It’s a Pain in Your...Everything

“My knees, my elbow, my hips and ankles—it all hurt. When I’d get up in the morning, I’d have to roll over onto my side, slowly unfold myself, stand up, and get the cricks out.” —Firefox Allen

The experts say: Welcome to the exciting world of menopausal joint pain, hormonal-induced aches that strike as a result of a reduction of estrogen levels.Estrogen is a steroid hormone with anti-inflammatory properties, so it makes sense that as levels fall, aches and pains emerge. Menopausal joint pain is commonly misdiagnosed as fibromyalgia or just chalked up to growing older and falling out of shape. But Stephanie S. Faubion, MD, medical director of the North American Menopause Society and director of the Mayo Clinic Center for Women’s Health, says that, unlike those scenarios, when a person with menopausal joint aches uses HT, their pain decreases.

Do what you can to maintain a healthy weight (excess weight can stress out joints) and exercise, as “movement increases blood flow to joints and surrounding tissues to prevent stiffness,” says Elizabeth Ward, MS, RD, coauthor of The Menopause Diet Plan.

The girlfriend says: Gabriella Espinosa, 56, is a women’s wellness coach, sexuality educator, menopause mentor, and longtime yoga instructor in Austin. She switched from vigorous yoga to a more restorative style when she was going through menopause and her joint pain flared up, and adds that yoga is also known to improve a slew of perimenopausal symptoms, including poor sleep, stress, depression, and fuzzy-mindedness. ForFirefox Allen, the estrogen-progesterone-testosterone trio of HT largely eradicated the achy, persistent pain.

Once your spark reignites, your vagina will probably still need a moisture boost.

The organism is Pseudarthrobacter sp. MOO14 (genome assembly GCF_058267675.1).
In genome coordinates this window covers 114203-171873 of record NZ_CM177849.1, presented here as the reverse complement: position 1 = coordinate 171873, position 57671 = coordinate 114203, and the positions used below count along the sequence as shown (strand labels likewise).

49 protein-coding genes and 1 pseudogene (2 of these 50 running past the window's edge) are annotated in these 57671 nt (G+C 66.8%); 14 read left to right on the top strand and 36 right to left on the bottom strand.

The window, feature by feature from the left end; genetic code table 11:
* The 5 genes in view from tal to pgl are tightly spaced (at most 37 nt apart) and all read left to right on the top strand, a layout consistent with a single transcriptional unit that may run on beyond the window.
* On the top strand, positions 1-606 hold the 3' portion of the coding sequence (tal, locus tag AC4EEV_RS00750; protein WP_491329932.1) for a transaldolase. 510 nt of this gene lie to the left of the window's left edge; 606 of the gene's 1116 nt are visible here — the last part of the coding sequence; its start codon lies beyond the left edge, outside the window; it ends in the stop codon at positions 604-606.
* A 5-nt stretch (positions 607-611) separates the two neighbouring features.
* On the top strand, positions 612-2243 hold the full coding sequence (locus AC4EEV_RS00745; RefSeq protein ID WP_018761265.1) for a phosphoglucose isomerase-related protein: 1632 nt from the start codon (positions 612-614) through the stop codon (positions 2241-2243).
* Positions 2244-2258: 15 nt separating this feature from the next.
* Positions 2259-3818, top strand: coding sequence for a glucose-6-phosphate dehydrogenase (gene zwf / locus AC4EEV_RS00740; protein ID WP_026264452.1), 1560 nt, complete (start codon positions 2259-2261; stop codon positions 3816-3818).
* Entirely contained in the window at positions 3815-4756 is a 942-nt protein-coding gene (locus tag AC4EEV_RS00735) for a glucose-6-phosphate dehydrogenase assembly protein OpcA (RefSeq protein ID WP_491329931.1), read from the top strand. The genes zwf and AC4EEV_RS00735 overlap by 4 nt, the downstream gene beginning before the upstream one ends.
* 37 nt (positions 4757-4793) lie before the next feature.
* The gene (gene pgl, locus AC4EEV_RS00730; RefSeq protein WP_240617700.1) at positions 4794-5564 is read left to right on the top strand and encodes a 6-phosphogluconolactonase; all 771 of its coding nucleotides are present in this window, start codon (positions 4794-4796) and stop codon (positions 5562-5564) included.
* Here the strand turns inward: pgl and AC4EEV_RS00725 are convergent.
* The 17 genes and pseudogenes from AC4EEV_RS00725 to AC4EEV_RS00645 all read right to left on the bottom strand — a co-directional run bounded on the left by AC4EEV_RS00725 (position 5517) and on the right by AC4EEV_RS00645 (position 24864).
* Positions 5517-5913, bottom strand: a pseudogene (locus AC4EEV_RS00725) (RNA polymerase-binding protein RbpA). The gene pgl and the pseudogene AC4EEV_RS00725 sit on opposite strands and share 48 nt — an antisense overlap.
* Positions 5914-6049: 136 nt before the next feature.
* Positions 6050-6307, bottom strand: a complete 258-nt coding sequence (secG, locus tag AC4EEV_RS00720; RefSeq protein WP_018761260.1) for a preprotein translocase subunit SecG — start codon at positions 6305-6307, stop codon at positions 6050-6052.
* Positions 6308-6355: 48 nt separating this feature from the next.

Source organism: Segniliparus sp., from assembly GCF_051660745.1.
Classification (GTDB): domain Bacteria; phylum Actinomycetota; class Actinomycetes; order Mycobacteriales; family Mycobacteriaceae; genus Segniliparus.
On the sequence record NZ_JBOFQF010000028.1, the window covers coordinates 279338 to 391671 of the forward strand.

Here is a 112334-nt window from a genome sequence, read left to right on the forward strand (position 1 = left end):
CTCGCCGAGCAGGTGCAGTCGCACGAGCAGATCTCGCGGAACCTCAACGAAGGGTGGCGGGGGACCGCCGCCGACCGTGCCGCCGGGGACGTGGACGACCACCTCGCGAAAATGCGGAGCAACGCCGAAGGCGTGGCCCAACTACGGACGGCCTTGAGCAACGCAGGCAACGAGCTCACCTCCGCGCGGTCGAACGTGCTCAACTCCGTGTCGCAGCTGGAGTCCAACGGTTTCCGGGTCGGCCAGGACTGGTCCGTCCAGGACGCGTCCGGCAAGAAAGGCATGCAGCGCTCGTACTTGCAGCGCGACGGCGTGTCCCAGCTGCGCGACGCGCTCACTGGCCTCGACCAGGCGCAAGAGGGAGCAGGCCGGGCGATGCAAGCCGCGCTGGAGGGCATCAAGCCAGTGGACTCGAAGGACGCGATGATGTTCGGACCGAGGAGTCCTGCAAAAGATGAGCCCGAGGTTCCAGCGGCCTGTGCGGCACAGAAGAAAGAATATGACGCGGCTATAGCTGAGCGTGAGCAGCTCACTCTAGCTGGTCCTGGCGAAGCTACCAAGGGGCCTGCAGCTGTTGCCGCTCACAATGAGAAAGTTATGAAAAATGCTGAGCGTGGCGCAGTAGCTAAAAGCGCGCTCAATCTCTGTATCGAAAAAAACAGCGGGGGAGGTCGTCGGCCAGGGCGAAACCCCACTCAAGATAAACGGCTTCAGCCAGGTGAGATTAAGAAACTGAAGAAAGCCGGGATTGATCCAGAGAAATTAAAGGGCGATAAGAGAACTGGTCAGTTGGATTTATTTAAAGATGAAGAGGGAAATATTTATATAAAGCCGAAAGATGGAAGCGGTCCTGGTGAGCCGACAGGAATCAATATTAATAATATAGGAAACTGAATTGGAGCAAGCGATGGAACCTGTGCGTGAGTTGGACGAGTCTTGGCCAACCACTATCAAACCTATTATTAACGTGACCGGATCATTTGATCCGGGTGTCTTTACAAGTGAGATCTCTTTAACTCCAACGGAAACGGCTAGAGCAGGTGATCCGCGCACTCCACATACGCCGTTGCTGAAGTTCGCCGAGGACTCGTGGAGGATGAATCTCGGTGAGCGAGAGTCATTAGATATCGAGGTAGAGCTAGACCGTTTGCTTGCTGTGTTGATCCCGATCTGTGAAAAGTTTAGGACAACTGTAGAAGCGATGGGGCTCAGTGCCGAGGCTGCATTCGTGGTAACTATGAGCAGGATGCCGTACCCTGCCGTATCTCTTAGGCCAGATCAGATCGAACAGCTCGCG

The Voorhes

Sex Might Lose Its Luster

“My sexual desire and ability to become aroused felt like they had died. I thought, Oh my God, is this it? I’m done? —Espinosa

The experts say: Falling estrogen and testosterone levels can sap sex drive, says Faubion. These slumps may be even more pronounced in people who experience an abrupt menopause (caused by chemotherapy or surgical removal of the ovaries), which causes estrogen and testosterone to both quickly plummet. Not helping matters: It’s hard to get in the mood when you’re exhausted from fractured sleep, feeling anxious or depressed during the day, or panicked about your suddenly foggy memory. The humming estrogen levels of youth also helped everything stay lubed. As they decrease, the vagina and vulva (the skin on the outside of the vagina) become thinner, drier, and less stretchy.

Poynor says small doses of vaginal estrogen (via cream, ring, or tablet) can hydrate dry tissues, ease burning and itchiness, and make penetrative sex less painful, and because it’s very low-dose and absorbed locally (versus oral or patch forms of HT, which are absorbed systemically),almost all women can safely use it, including breast cancer survivors. (However, if you have an estrogen-driven malignancy, check with your oncologist first, says Poyner.)

The girlfriends say: An estrogen patch resuscitated Espinosa’s libido. ForFirefox Allen, a combination of Lifeflo by Estro-Care (estrogen), wild yam cream (purported to have progesterone-like effects), and testosterone made a huge difference. After adding in the testosterone, “I masturbated for the first time in months,” Firefox Allen says.